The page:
Associated Press Photo/Rick Bowmer
This April 18, 2016, photo, shows the Brewvies Cinema Pub, in Salt Lake City. Utah's liquor commissioners sidestepped questions Tuesday, April 26, 2016, about a Salt Lake City movie theater being cited under a state obscenity law for serving drinks during a screening of the movie "Deadpool."

SALT LAKE CITY — Brewvies Cinemapub wants a federal judge to stop the Utah Department of Alcoholic Beverage Control from taking any action against the theater for allegedly violating a state obscenity law.

Brewvies attorney Rocky Anderson asked U.S. District Judge David Nuffer to issue a temporary restraining order until a hearing can be held on a preliminary injunction. He argues the theater would likely win its lawsuit on the merits and that the law is unconstitutional.

Randall Miller, Brewvies' owner, notes in an affidavit that he learned just before signing the document that the DABC voluntarily stayed administrative proceedings against the theater, but that he's fearful of future enforcement for showing nonobscene movies.

"Because of the DABC's continued pressure on Brewvies to pre-screen and censor films, I am deeply concerned about the potential response from customers, film distributors and investors about the continuing threat of the DABC penalizing, or even destroying, Brewvies," Miller wrote.

Asked about holding off on any disciplinary action against the theater, DABC spokeswoman Vickie Ashby reiterated the agency isn't commenting on active litigation. The DABC commission issued a statement Tuesday saying it would have no comment on the issue.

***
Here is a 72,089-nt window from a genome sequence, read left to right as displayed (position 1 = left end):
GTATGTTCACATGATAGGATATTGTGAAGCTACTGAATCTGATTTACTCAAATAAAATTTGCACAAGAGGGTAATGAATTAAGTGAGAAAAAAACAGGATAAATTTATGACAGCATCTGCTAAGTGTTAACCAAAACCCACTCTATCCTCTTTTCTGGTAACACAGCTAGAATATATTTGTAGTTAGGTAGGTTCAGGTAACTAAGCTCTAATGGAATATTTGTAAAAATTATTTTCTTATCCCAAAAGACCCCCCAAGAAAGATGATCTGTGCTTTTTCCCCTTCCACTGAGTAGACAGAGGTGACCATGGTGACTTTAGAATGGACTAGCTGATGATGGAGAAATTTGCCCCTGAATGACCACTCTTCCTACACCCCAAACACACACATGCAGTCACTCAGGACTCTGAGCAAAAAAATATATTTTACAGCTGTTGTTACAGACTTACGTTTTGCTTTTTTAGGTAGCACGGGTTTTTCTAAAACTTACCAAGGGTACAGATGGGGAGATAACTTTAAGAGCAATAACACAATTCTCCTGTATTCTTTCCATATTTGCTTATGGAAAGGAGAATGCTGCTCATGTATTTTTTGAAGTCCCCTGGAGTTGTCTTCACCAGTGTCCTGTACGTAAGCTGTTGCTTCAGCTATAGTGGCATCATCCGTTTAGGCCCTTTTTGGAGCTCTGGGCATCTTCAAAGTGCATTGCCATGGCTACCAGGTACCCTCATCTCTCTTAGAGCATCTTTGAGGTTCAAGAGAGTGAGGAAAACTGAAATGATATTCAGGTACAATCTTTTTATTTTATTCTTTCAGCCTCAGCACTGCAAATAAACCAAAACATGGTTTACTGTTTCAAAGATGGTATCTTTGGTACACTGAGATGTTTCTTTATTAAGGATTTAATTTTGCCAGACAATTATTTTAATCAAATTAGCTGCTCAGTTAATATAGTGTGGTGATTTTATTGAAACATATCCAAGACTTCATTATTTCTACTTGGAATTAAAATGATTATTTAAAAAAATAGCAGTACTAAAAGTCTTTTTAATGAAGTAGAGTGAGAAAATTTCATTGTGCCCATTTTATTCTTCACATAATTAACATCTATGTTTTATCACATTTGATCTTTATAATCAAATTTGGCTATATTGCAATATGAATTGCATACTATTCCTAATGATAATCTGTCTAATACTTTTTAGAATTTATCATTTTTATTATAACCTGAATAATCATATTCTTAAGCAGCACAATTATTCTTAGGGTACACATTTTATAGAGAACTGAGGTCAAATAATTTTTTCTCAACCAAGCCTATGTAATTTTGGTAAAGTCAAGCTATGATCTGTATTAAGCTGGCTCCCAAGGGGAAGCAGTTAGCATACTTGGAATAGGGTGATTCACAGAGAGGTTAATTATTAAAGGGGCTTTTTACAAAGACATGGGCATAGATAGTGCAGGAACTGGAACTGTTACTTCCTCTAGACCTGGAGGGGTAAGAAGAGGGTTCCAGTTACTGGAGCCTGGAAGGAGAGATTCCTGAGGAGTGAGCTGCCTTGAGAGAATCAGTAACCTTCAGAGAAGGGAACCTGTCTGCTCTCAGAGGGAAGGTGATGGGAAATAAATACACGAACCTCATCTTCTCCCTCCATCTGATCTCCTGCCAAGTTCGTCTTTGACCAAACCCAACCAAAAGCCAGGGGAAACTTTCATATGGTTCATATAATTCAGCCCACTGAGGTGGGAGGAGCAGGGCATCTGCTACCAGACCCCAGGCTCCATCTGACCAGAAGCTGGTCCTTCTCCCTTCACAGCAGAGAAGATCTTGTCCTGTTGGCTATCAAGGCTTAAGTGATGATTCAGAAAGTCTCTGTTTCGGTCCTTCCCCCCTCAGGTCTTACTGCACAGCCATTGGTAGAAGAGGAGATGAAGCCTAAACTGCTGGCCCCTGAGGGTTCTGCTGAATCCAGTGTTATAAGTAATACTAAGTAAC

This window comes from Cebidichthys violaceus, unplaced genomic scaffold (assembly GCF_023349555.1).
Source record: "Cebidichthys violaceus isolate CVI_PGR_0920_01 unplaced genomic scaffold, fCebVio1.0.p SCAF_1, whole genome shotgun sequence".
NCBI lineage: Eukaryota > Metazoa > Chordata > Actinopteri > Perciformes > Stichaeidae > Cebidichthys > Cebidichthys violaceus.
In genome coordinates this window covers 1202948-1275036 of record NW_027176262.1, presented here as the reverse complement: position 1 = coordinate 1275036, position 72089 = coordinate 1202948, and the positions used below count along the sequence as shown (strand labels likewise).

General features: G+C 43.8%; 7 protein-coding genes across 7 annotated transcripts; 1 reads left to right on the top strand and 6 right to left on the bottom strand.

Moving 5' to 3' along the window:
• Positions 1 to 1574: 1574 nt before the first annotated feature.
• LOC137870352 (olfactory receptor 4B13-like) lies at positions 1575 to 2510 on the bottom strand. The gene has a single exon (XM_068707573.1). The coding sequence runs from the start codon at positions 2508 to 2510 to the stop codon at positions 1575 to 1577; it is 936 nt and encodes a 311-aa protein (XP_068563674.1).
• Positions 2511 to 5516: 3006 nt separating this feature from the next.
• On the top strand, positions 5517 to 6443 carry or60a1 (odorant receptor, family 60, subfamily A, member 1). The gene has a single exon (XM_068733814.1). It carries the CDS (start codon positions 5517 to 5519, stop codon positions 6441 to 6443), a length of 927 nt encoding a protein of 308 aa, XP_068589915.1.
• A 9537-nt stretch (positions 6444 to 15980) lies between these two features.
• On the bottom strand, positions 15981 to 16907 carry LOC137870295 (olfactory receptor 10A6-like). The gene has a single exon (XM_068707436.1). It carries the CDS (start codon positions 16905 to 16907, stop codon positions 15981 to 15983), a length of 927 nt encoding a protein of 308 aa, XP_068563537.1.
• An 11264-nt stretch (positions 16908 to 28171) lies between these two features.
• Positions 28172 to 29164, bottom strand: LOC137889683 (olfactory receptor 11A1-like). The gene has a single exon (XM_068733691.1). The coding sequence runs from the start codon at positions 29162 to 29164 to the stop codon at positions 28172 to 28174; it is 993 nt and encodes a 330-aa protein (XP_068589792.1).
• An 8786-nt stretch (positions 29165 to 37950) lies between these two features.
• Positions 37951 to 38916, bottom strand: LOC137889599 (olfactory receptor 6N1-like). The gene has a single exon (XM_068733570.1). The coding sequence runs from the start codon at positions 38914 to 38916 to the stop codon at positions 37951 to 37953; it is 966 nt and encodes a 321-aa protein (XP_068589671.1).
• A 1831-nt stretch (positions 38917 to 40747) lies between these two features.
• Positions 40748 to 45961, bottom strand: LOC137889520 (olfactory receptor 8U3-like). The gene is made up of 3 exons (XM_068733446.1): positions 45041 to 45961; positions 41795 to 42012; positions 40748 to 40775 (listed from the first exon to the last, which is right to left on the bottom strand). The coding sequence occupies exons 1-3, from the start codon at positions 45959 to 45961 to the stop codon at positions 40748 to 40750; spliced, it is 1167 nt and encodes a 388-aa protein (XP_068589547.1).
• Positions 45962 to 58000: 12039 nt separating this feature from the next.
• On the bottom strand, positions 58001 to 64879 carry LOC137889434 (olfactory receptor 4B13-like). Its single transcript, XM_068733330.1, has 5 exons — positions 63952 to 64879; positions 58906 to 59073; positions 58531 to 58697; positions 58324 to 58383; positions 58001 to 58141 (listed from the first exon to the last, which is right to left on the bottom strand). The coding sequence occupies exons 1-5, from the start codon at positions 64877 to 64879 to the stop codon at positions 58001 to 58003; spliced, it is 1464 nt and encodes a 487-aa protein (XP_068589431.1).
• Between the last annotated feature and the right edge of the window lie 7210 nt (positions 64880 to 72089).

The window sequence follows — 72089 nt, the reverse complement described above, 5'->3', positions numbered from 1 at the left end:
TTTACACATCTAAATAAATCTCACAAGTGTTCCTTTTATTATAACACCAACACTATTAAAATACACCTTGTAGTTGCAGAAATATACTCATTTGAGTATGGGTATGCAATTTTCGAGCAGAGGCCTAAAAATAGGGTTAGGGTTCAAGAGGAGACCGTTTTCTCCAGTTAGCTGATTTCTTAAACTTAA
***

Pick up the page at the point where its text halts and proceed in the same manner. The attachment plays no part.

DABC has threatened to revoke Brewvies' liquor permit or fine the theater for serving drinks while screening "Deadpool," which features simulated sex scenes.

State alcohol regulators filed a complaint against Brewvies after three undercover officers attended a screening of the popular R-rated movie in February.

Investigators cited a state obscenity law that is generally used to regulate alcohol and nudity at strip clubs, which are required to have dancers wear G-strings and pasties if the club serves liquor.

The law also bans the showing of any film with sex acts or simulated sex acts, full-frontal nudity or the "caressing" of breasts or buttocks. It only applies to businesses with liquor licenses, so most Utah movie theaters, which are alcohol free, are not cited under the law.

Anderson, a former mayor of Salt Lake City, said he's insisting on no more enforcement of the law at all.

He contends an establishment licensed to sell alcohol in Utah would be threatened with punishment for showing classic images such as Michelangelo’s statue of David or Botticelli’s "The Birth of Venus."

In court documents, Brewvies says that at least one of the undercover agents ordered a beer during the movie.

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The agents also noted five scenes and an animated sequence in the final credits that triggered a notice of DABC action against the theater, according to court documents. The scenes include the main character touching his girlfriend's breast, being briefly nude in a fight as well as female nudity at a strip club.

The Utah Attorney General's Office issued a statement Friday, saying it would continue to support and defend DABC's enforcement of the law.

"The attorney general does not make the law. Our duty is to defend both the state agency and the laws that are passed by the people," said spokesman Daniel Burton. "The proper channel for changing state law is through the legislative process."

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